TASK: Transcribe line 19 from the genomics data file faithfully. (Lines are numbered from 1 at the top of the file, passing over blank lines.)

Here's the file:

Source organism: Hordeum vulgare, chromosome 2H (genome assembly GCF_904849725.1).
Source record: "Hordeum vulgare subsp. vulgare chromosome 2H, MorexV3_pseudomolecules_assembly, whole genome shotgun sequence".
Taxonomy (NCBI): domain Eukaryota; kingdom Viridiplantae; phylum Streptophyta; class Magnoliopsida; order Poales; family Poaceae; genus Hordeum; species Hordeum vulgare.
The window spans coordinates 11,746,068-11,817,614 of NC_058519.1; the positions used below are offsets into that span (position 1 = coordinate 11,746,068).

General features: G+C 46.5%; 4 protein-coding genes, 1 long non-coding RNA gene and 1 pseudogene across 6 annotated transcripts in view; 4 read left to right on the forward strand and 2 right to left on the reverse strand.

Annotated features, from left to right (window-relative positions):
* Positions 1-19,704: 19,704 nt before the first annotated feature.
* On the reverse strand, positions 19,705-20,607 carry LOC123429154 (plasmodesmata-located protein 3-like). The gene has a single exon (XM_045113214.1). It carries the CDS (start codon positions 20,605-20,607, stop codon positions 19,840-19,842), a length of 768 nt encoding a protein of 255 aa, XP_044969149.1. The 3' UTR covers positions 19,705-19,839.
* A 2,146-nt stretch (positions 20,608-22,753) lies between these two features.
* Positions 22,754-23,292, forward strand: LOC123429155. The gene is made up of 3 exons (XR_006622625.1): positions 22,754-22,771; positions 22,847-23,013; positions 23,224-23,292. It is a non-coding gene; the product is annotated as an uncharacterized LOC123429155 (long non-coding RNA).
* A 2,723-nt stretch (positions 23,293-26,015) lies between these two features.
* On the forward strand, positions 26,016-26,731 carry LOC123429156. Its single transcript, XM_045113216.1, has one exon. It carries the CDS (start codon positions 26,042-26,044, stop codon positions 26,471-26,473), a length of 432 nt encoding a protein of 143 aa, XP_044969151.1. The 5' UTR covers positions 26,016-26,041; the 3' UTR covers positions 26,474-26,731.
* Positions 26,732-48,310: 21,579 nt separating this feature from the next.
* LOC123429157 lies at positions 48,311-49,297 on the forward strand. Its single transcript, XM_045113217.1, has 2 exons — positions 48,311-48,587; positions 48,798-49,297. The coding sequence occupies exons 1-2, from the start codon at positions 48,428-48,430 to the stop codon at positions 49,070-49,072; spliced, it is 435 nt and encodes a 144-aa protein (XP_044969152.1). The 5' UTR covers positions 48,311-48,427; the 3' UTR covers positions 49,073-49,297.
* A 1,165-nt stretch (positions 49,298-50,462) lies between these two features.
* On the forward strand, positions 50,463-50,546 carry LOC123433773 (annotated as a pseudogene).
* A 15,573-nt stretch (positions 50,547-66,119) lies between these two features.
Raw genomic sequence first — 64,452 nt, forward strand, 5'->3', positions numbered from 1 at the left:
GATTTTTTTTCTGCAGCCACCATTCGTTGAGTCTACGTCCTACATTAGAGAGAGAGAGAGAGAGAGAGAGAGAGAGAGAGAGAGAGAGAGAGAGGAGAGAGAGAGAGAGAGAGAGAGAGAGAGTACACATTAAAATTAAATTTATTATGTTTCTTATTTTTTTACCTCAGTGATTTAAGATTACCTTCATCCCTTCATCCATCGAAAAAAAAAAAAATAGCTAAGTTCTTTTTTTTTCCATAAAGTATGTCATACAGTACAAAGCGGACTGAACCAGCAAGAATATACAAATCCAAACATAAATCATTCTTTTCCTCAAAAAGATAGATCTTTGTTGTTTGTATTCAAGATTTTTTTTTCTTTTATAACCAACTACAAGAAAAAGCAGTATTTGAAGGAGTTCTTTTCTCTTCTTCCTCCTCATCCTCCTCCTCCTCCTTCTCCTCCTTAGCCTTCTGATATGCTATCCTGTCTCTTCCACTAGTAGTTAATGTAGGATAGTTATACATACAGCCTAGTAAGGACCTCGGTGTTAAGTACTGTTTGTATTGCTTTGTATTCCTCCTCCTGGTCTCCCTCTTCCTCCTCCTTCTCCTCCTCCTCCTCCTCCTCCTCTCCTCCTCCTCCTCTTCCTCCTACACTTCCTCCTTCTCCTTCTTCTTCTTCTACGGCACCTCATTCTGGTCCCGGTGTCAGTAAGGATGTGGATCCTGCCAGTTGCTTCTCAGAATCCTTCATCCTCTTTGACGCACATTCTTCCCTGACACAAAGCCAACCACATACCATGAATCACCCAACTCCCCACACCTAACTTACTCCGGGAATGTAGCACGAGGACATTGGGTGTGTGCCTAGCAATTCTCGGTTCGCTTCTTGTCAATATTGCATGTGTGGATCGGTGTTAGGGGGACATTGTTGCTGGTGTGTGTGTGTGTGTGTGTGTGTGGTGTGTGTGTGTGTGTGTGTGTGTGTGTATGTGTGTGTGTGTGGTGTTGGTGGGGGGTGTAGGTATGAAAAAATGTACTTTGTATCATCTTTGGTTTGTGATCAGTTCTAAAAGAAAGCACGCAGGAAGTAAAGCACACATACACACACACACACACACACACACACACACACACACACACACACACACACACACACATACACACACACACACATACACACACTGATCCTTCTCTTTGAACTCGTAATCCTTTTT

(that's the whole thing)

GATTTTTTTTCTGCAGCCACCATTCGTTGAGTCTACGTCCTACATTAGAGAGAGAGAGAGAGAGAGAGAGAGAGAGAGAGAGAGAGAGAGAGAGGAGAGAGAGAGAGAGAGAGAGAGAGAGAGTACACATTAAAATTAAATTTATTATGTTTCTTATTTTTTTACCTCAGTGATTTAAGATTACCTTCATCCCTTCATCCATCGAAAAAAAAAAAAATAGCTAAGTTCTTTTTTTTTCCATAAAGTATGTCATACAGTACAAAGCGGACTGAACCAGCAAGAATATACAAATCCAAACATAAATCATTCTTTTCCTCAAAAAGATAGATCTTTGTTGTTTGTATTCAAGATTTTTTTTTCTTTTATAACCAACTACAAGAAAAAGCAGTATTTGAAGGAGTTCTTTTCTCTTCTTCCTCCTCATCCTCCTCCTCCTCCTTCTCCTCCTTAGCCTTCTGATATGCTATCCTGTCTCTTCCACTAGTAGTTAATGTAGGATAGTTATACATACAGCCTAGTAAGGACCTCGGTGTTAAGTACTGTTTGTATTGCTTTGTATTCCTCCTCCTGGTCTCCCTCTTCCTCCTCCTTCTCCTCCTCCTCCTCCTCCTCCTCTCCTCCTCCTCCTCTTCCTCCTACACTTCCTCCTTCTCCTTCTTCTTCTTCTACGGCACCTCATTCTGGTCCCGGTGTCAGTAAGGATGTGGATCCTGCCAGTTGCTTCTCAGAATCCTTCATCCTCTTTGACGCACATTCTTCCCTGACACAAAGCCAACCACATACCATGAATCACCCAACTCCCCACACCTAACTTACTCCGGGAATGTAGCACGAGGACATTGGGTGTGTGCCTAGCAATTCTCGGTTCGCTTCTTGTCAATATTGCATGTGTGGATCGGTGTTAGGGGGACATTGTTGCTGGTGTGTGTGTGTGTGTGTGTGTGTGGTGTGTGTGTGTGTGTGTGTGTGTGTGTATGTGTGTGTGTGTGGTGTTGGTGGGGGGTGTAGGTATGAAAAAATGTACTTTGTATCATCTTTGGTTTGTGATCAGTTCTAAAAGAAAGCACGCAGGAAGTAAAGCACACATACACACACACACACACACACACACACACACACACACACACACACACACACACACACATACACACACACACACATACACACACTGATCCTTCTCTTTGAACTCGTAATCCTTTTT